A recent survey finds that human resource departments have budgets for technology but are confused about how to spend them. RewardsPlus, a Baltimore-based benefit solutions firm, polled 291 top human resource/benefits executives about technology.
The survey found that 55.6 percent of HR professionals say the biggest issue is choosing the right technology to meet the ever-increasing scope of their responsibilities. More than 9 percent of those surveyed were concerned about using new technology; 4.2 percent were concerned the human resources department will be ignored for future purchases. Only 21.4 percent say the cost of technology is their biggest concern.
HR executives were also asked about the top challenge they faced. Retention and recruitment were cited by 56.7 percent, up from 52 percent last year; management of corporate growth and change, 16.3 percent; and employee motivation, 11.5 percent.
Arras acquires Brandhouse Consulting
Arras Group, a Cleveland-based integrated marketing communications agency, has acquired Brandhouse Consulting Group. Arras, founded in 1991, specializes in market research, sales promotion, direct marketing, advertising, merchandising, sales support and public relations.
Brandhouse brings to the coupling a focus on the home marketplace with client such as DuPont Sleep Products, General Electric, MTD Yard-Man and Karastan. The incorporation of Brandhouse will add to Arras a focus on the development of marketing communications programming, research and development and branding and positioning of products. Brandhouse founder Greg Iszler will remain as president of the Home Division.
"This is a natural fit for us," said Jim Hickey, president of Arras Group. "Our agency is based on integration. ... As a result, we will enhance our ability to provide actionable insight to our clients on an ongoing and timely basis."
With business in its DC Power unit doubling in the last year thanks to growth in the Internet and telecommunications sectors, Marconi announced plans to expand its manufacturing facilities to meet increased demand.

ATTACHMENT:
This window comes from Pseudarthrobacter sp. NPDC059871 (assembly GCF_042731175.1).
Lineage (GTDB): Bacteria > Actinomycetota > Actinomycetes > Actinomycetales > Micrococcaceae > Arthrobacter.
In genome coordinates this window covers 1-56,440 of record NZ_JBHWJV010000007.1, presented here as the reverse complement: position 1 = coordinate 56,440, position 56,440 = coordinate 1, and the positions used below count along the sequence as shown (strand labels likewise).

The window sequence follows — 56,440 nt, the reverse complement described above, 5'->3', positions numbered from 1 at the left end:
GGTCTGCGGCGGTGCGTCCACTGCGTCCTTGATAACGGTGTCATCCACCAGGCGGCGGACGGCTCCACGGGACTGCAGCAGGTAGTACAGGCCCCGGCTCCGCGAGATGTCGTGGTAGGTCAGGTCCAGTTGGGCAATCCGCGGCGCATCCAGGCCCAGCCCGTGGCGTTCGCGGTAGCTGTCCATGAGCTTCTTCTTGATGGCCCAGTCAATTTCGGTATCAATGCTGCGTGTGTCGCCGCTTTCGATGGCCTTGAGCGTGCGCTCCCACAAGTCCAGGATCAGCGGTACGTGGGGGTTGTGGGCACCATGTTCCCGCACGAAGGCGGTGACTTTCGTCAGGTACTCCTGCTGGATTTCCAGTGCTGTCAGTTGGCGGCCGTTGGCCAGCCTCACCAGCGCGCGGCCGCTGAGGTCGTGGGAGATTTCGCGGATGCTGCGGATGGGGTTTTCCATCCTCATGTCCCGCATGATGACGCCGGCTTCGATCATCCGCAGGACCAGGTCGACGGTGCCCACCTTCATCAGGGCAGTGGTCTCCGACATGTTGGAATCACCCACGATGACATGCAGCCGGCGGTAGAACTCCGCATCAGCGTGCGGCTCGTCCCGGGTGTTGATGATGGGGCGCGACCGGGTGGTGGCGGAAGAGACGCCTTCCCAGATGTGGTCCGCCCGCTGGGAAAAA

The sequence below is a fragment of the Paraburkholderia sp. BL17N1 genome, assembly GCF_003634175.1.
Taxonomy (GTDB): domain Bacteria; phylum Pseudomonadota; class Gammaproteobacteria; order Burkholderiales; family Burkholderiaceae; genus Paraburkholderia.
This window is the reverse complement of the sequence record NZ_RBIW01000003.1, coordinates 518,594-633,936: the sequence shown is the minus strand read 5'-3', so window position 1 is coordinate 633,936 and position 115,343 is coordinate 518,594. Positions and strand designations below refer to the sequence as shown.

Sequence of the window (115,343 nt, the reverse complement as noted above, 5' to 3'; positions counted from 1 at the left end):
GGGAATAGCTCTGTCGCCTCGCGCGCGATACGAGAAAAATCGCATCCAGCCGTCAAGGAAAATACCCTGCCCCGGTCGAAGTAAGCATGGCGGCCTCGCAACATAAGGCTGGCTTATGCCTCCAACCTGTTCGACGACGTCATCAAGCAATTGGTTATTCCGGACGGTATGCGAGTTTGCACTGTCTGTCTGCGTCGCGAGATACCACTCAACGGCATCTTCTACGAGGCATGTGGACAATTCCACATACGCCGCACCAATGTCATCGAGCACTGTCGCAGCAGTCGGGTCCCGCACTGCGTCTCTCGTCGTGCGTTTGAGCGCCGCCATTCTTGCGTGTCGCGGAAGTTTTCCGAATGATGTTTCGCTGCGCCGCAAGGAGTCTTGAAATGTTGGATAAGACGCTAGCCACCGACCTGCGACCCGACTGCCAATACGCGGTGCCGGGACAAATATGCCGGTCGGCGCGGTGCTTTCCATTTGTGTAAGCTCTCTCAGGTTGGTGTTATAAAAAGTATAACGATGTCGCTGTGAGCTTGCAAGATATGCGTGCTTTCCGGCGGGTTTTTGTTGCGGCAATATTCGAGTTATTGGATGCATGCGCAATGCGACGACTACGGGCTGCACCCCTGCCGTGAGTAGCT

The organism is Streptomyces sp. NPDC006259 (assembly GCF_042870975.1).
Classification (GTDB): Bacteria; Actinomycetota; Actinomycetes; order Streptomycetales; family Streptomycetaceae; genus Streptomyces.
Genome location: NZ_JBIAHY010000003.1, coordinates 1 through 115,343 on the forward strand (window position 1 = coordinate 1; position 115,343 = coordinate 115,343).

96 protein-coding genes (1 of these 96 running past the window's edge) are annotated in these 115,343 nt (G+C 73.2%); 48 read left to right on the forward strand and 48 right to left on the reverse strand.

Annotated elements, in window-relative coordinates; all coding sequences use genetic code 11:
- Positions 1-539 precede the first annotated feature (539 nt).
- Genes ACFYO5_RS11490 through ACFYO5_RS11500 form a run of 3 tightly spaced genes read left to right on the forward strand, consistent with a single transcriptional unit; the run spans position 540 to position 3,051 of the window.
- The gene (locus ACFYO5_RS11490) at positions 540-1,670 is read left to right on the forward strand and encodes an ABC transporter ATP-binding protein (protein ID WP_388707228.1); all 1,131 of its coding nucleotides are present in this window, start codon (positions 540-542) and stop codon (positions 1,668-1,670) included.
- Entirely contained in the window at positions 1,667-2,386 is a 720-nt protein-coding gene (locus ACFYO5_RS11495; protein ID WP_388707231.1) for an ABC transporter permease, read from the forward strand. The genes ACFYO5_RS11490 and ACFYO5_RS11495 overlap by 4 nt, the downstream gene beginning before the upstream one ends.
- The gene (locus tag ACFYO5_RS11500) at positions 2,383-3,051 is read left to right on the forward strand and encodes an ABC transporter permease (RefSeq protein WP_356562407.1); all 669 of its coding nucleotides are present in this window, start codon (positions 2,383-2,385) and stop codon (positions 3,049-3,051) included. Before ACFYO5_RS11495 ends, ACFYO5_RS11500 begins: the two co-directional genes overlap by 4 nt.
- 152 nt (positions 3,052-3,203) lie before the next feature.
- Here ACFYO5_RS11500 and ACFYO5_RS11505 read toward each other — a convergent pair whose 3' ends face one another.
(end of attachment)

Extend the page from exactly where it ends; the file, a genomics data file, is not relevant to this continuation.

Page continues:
The $6 million, 109,000-square-foot facility in Avon will enable Marconi to improve productivity and output. In addition, in the communications field, in which two months can be a telecom eternity, Marconi anticipates it will be able to reduce power systems lead times by two-thirds.
This production facility will allow Marconi to increase sales and continue contributing to the high-tech transformation occurring in Northeast Ohio and beyond.
"We're racing to meet our growing base of customers' requests for dependable power solutions, and physically growing is one way that we can continue to meet these demands," says David J. Smith, vice president and general manager for Marconi's Power business. "This rising demand is expected to continue for the next five years, so Marconi's plan is to be prepared for market demand."
CBIZ drops franchise
Century Business Services Inc. announced the sale of its franchise operation, Century Small Business Solutions Inc., to Fiducial Triple Check Inc., a privately held California corporation. Century Small Business Solutions, based in Mission Viejo, Calif., is the franchiser to a network of about 550 franchisee offices that offer accounting services for small businesses. The operation accounted for less than 1 percent of CBIZ's revenue year-to-date.
CBIZ will retain eight franchisee offices. Proceeds from the sale will be used for debt reduction.
Walworth's new tenant
Lakeside Blueprint Co. acquired four acres in Walworth Run Industrial Park, a former urban brownfield off of West 65th Street which was cleaned up and redeveloped by the Westside Industrial Retention & Expansion Network. Lakeside Blueprint is the second firm to build in the industrial park, with plans for a $1.5 million, 150,000-square-foot facility for the growing blueprint reproduction company.
"This project is an indicator that the Stockyard neighborhood is a great place for growing Cleveland businesses," says John Colm, WIRE-Net director. "Along with B&R Machine, the Lakeside Blueprint deal means Walworth is 50 percent developed."
With the launch of its new Web site, COSE.org, the Greater Cleveland Growth Association's Council of Smaller Enterprises (COSE) now offers e-business solutions to its members.
"We've made enhancements that allow us to significantly increase the value and utility of our Web site and the services we are offering member businesses," explains Steve Millard, vice president and executive director of Member Services/COSE. "Our goal is to create Web tools that are practical, functional and attractive."